Torontonians could see a significant property tax hike for the first time in years as city staff presented a proposed budget including a 4.4 per cent total residential increase.
That translates, city staff say, to about $141 more for the average Toronto household, according to the budget documents.
The 4.4 per cent figure is a combined total of a 2.9 per cent property tax increase and a 1.5 per cent increase to the city building fund, which is ear-marked for building transit and housing.
Small businesses, however, will catch a small break amid the COVID-19 pandemic. Their taxes will go down by 15 per cent in 2022, staff say, in order to support the city's economic recovery.
As one slide in the city's presentation clearly states: the "2022 budget remains a COVID-19 budget."
In 2020, the city faced a $1.7-billion financial impact related to the pandemic. That dropped to $1.6 billion in 2021 and now $1.4 billion in 2022, but the city's still seeing reduced revenue (for example, the loss of many transit fares) while also ramping up spending on public health.
The new budget was tabled Thursday morning, kicking off a weeks-long process that's set to be finalized with a council vote in mid-February. Members of the public will be able to speak at meetings on Jan. 24 and 25 or send written responses to the city or their local councillor.
Tory calls budget 'responsible'
Mayor John Tory, who has campaigned and won the mayoralty twice on the promise of holding property tax at the rate of inflation, said the pandemic is still putting a financial burden on the city.
"I know we all hoped we would be in a much better place by 2022 but Omicron has made things more challenging yet again," he said in a statement.
"This is a responsible budget that will ensure Toronto gets through the Omicron surge and ultimately through this pandemic and comes back stronger than ever."
Toronto has lower property taxes than most other municipalities in the GTHA. The city has instead balanced its books thanks to proceeds from the Municipal Land Transfer Tax, which has brought in huge amounts of money due to the booming real estate market.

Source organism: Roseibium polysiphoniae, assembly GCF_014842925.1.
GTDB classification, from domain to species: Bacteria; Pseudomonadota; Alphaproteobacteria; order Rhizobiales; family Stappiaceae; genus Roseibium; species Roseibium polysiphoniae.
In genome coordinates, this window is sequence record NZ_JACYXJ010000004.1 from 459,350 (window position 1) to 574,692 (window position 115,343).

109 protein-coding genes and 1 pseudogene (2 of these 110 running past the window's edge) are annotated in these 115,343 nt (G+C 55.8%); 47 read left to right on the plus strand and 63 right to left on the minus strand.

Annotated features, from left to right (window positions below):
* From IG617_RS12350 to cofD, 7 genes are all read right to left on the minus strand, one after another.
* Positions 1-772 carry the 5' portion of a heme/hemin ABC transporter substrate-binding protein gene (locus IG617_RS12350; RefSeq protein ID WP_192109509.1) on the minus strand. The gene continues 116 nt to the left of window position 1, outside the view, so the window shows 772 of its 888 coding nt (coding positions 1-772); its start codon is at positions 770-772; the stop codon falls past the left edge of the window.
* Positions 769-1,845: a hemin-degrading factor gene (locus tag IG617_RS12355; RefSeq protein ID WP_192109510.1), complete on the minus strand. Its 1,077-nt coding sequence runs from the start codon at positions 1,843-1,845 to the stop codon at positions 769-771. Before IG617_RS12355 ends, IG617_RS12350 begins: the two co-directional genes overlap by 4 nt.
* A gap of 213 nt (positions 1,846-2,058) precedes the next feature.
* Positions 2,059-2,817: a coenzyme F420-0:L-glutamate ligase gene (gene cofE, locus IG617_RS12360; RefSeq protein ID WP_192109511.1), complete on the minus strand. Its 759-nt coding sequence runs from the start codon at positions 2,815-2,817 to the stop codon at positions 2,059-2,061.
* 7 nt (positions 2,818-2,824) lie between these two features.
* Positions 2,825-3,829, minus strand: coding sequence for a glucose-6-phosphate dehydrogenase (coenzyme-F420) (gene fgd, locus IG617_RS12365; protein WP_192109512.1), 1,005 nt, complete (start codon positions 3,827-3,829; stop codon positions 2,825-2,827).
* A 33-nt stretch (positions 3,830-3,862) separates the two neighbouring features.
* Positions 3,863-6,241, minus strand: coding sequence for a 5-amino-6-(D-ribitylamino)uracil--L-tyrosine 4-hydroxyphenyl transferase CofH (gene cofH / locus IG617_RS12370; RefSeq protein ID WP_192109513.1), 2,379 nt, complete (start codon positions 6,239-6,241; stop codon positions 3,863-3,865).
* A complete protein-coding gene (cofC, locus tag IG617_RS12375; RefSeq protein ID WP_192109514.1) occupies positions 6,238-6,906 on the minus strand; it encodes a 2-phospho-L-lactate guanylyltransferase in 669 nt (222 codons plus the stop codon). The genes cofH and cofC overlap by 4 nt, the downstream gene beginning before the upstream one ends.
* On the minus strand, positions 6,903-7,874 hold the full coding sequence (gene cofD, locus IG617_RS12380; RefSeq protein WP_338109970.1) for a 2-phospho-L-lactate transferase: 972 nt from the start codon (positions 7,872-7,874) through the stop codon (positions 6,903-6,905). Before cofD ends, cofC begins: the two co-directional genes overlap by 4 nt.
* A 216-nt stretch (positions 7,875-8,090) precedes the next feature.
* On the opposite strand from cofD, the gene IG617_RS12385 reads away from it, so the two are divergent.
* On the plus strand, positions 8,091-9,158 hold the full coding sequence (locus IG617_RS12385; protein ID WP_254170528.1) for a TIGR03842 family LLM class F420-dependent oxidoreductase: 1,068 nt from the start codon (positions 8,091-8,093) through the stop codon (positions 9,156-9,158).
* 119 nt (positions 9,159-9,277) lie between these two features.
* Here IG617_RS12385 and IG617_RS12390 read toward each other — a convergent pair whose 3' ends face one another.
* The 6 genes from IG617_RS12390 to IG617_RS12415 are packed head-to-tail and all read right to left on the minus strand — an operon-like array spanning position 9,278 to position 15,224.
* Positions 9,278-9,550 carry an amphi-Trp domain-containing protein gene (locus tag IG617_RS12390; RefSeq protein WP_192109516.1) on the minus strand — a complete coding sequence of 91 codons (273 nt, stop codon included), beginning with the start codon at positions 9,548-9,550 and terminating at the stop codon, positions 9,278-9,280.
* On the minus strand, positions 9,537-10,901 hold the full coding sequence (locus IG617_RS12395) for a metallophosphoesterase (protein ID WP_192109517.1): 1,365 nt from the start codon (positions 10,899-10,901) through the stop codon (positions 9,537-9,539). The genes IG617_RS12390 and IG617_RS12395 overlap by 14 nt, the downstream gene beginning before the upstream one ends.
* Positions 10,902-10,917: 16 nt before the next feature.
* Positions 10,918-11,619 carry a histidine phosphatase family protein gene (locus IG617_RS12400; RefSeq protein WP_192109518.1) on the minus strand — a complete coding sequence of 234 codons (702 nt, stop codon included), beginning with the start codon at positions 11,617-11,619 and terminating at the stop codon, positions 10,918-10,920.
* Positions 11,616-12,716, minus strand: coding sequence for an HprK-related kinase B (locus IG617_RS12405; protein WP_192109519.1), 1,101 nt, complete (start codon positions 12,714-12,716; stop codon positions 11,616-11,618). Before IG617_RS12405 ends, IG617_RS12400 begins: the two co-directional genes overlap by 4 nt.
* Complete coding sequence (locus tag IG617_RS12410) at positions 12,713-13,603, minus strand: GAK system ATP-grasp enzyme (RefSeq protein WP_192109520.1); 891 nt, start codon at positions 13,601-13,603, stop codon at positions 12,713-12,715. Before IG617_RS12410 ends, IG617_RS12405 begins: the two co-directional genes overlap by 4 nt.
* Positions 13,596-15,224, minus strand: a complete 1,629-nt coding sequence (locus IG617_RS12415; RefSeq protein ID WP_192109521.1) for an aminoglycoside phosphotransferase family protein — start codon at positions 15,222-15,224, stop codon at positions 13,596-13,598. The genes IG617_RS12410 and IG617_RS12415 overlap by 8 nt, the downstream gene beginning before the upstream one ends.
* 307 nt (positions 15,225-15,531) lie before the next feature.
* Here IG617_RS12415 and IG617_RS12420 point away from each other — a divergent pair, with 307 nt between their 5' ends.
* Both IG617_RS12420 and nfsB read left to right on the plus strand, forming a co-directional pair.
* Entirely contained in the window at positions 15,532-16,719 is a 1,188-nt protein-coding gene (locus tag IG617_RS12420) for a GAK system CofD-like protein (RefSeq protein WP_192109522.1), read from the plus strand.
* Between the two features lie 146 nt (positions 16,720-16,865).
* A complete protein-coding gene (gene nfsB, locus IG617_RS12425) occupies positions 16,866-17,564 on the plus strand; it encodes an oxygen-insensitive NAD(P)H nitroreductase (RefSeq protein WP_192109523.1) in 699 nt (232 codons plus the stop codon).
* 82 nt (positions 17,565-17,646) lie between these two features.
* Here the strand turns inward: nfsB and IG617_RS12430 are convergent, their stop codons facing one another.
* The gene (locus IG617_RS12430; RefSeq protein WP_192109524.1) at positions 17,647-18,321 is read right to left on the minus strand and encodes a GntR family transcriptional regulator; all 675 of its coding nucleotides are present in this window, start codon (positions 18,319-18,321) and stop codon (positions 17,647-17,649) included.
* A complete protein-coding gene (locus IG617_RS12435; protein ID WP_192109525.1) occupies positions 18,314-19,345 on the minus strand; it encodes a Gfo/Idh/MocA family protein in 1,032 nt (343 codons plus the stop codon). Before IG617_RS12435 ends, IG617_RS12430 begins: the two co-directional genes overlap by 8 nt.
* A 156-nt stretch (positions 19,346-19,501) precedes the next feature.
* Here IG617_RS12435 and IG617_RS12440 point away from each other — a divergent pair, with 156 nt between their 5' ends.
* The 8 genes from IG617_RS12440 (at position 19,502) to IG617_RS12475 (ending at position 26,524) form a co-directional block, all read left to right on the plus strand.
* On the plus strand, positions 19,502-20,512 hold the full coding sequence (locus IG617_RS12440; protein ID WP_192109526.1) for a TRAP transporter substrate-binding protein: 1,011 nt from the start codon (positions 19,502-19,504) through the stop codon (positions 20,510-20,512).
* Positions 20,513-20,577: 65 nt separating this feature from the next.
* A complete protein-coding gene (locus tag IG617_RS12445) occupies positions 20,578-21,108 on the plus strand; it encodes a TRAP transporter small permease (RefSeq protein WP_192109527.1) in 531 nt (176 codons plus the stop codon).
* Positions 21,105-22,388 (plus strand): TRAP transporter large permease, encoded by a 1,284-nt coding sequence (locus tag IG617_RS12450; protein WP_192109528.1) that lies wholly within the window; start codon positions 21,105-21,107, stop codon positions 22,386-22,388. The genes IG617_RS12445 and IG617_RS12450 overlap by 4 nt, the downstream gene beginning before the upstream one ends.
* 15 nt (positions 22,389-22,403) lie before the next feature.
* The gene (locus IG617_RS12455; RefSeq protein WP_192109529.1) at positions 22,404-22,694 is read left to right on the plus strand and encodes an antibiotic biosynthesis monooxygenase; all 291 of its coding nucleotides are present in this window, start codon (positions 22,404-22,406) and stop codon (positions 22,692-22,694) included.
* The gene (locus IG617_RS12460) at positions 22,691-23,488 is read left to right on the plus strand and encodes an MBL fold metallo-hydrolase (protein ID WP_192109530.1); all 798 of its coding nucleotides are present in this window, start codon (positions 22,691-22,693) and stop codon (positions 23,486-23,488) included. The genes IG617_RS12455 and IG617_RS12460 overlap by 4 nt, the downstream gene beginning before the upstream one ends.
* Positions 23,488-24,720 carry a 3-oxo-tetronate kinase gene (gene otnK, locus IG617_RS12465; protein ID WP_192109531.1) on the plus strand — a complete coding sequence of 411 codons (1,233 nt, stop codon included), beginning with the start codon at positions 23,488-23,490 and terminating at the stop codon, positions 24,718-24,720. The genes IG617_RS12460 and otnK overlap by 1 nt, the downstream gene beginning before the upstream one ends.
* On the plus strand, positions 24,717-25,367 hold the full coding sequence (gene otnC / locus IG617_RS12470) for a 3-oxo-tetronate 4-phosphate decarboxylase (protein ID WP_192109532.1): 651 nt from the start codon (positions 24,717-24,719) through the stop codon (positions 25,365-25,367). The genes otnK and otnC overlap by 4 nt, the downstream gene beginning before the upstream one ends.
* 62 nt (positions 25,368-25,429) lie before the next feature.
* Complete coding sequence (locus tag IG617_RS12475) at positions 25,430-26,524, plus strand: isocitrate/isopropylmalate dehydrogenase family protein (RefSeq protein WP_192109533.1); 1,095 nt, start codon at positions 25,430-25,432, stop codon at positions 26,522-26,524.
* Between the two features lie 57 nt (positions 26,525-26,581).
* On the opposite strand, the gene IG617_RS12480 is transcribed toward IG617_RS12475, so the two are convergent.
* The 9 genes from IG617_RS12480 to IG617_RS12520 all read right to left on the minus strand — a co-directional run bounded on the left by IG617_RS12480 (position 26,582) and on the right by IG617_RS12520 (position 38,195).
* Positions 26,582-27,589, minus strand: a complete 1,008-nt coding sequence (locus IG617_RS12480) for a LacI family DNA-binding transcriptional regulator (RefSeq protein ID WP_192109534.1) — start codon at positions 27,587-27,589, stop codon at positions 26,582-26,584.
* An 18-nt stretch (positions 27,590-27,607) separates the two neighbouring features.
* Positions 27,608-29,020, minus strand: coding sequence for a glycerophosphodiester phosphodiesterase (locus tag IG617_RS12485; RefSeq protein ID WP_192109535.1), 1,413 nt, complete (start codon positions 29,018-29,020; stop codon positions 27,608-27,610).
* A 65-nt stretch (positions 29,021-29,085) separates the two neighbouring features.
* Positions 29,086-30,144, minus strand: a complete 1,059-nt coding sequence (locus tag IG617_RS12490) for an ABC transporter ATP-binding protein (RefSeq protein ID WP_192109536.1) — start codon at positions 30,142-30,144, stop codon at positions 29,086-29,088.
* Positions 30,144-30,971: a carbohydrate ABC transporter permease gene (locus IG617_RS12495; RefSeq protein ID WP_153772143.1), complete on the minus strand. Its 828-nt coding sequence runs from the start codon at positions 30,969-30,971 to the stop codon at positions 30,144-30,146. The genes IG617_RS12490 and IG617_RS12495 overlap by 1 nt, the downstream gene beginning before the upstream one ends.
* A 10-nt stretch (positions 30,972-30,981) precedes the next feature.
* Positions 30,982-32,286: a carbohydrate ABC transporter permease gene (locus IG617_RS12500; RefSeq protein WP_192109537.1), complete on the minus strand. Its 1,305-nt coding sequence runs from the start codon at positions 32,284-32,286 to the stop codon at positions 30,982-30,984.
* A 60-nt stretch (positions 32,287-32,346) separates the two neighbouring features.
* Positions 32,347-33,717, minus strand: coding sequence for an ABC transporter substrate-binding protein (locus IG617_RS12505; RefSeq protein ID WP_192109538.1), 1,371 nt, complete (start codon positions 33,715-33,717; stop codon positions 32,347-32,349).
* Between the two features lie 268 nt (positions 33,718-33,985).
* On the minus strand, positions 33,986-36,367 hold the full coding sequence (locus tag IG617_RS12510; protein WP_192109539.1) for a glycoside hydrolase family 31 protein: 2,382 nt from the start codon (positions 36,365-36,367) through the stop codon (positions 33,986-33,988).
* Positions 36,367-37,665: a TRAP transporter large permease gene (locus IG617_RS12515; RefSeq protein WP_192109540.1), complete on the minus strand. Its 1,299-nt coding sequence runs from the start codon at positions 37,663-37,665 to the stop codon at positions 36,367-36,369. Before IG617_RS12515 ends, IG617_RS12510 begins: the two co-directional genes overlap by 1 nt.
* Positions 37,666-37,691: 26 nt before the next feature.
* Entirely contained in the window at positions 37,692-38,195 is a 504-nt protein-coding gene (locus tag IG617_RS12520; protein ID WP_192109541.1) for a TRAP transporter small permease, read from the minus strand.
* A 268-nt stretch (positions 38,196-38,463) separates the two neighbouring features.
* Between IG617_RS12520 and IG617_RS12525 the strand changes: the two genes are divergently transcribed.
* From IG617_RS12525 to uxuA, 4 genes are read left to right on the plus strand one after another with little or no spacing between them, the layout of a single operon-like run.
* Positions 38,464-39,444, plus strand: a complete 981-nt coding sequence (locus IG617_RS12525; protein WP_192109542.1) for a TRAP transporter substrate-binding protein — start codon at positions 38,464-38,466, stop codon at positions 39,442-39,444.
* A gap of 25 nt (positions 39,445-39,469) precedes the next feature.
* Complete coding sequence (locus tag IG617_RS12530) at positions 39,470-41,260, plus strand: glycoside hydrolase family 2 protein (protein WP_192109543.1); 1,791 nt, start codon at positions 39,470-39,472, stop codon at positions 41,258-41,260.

Frank Clayton, a senior research fellow at the Centre for Urban Research and Development at Ryerson University, said taxing less would likely force the city to lay off workers and reduce services, which city staff say isn't the goal.
"I don't think the tax rate that's being proposed is out of line," Clayton told CBC News.
But some are still criticizing the proposed increase, especially as inflation drives up the cost of living.
"Households all across the city of Toronto are facing these increases when you're filling up the tank, when you're going to buy your groceries. So, you know, it's certainly fine for the city to say that they're facing inflation with certain costs, but so are hard working taxpayers," said Jay Goldberg, the Ontario director with the Canadian Taxpayers Federation.
Some Toronto councillors have sought to add taxes in recent years — including a recent bid to reimplement the vehicle registration tax axed under the late Rob Ford — who was mayor from 2010 to 2014 — but council has rejected those proposals.
The city will also be seeking financial support from the provincial and federal governments so it can balance its books, which is required by Ontario law, although it's unclear what money will flow to Toronto before the final vote.